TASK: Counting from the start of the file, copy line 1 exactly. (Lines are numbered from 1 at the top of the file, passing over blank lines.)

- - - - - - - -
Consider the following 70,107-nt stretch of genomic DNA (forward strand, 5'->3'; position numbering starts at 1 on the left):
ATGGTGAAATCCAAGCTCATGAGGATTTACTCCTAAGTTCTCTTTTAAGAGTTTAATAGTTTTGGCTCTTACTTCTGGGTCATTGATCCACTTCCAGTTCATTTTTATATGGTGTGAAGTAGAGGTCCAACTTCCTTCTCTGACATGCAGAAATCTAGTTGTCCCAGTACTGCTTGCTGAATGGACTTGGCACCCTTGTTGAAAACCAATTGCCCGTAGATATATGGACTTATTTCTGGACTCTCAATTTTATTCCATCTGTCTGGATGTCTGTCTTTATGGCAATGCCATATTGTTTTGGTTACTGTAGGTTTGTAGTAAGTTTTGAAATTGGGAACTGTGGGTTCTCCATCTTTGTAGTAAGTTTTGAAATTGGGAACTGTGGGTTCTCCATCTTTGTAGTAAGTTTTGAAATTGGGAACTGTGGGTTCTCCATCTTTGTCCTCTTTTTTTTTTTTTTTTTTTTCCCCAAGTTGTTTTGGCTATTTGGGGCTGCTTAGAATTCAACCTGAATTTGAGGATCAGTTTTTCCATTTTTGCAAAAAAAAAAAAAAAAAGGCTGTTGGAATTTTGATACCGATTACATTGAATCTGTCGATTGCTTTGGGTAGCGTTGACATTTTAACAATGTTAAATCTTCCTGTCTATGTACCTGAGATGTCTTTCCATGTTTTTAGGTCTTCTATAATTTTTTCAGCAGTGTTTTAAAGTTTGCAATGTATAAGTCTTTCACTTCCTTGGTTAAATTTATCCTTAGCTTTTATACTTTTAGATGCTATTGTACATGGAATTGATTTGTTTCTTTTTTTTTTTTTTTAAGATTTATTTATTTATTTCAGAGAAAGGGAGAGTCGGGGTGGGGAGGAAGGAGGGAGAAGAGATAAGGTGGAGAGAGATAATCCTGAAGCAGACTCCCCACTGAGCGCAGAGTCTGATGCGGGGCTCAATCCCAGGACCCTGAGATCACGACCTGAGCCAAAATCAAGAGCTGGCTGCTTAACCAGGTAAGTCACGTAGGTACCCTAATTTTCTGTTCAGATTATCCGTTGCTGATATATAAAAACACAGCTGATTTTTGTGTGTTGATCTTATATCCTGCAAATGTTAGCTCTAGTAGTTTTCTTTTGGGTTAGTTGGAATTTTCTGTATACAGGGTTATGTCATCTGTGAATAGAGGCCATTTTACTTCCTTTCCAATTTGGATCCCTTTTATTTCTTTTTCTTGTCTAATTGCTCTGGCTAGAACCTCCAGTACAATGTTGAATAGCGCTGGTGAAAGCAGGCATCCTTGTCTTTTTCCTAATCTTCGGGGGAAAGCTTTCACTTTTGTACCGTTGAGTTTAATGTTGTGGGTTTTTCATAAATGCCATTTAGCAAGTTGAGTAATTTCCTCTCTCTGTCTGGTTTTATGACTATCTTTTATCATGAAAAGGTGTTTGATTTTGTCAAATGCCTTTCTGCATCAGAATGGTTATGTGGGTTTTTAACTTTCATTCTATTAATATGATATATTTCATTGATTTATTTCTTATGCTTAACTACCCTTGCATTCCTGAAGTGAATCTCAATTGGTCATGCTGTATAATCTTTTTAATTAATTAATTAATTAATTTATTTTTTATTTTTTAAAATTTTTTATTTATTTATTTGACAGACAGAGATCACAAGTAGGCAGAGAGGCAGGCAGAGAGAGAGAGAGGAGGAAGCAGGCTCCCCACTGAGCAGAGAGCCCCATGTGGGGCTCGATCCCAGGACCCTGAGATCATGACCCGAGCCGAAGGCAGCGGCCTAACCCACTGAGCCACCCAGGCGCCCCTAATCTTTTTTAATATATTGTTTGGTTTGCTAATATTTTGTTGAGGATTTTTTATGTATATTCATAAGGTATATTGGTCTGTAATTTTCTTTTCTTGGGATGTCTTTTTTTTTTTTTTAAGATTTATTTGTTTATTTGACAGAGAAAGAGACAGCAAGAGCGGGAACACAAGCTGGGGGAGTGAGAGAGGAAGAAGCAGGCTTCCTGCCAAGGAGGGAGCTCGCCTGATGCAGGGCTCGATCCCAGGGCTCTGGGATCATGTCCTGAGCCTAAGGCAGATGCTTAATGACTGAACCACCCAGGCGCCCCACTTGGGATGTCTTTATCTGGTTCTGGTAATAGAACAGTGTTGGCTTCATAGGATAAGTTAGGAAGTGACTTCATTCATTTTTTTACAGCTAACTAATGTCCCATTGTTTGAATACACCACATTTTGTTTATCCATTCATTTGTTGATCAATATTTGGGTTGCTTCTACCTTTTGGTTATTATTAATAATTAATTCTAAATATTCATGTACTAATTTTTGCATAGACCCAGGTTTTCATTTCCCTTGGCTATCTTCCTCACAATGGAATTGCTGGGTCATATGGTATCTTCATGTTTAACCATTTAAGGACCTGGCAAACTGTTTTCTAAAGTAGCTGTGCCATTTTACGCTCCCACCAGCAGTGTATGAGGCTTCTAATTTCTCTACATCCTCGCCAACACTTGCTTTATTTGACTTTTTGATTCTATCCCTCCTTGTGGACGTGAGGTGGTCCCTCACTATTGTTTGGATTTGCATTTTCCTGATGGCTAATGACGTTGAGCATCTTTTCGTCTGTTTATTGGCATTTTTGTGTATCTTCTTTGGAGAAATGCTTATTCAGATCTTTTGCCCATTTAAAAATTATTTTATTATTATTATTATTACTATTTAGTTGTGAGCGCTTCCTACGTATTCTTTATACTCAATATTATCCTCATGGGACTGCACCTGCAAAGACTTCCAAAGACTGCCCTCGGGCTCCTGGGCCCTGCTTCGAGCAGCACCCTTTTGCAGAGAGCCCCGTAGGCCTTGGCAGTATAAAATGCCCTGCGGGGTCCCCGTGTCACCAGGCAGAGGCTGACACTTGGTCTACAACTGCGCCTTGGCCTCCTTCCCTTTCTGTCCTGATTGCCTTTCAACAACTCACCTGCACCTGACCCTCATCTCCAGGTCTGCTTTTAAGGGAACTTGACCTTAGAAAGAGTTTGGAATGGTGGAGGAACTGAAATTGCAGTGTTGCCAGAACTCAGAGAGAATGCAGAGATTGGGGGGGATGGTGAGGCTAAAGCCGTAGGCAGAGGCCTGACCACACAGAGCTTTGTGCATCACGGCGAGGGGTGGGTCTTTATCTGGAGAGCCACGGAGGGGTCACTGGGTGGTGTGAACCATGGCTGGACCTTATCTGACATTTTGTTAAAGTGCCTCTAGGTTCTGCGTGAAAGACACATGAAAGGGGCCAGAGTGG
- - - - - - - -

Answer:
Consider the following 70,107-nt stretch of genomic DNA (forward strand, 5'->3'; position numbering starts at 1 on the left):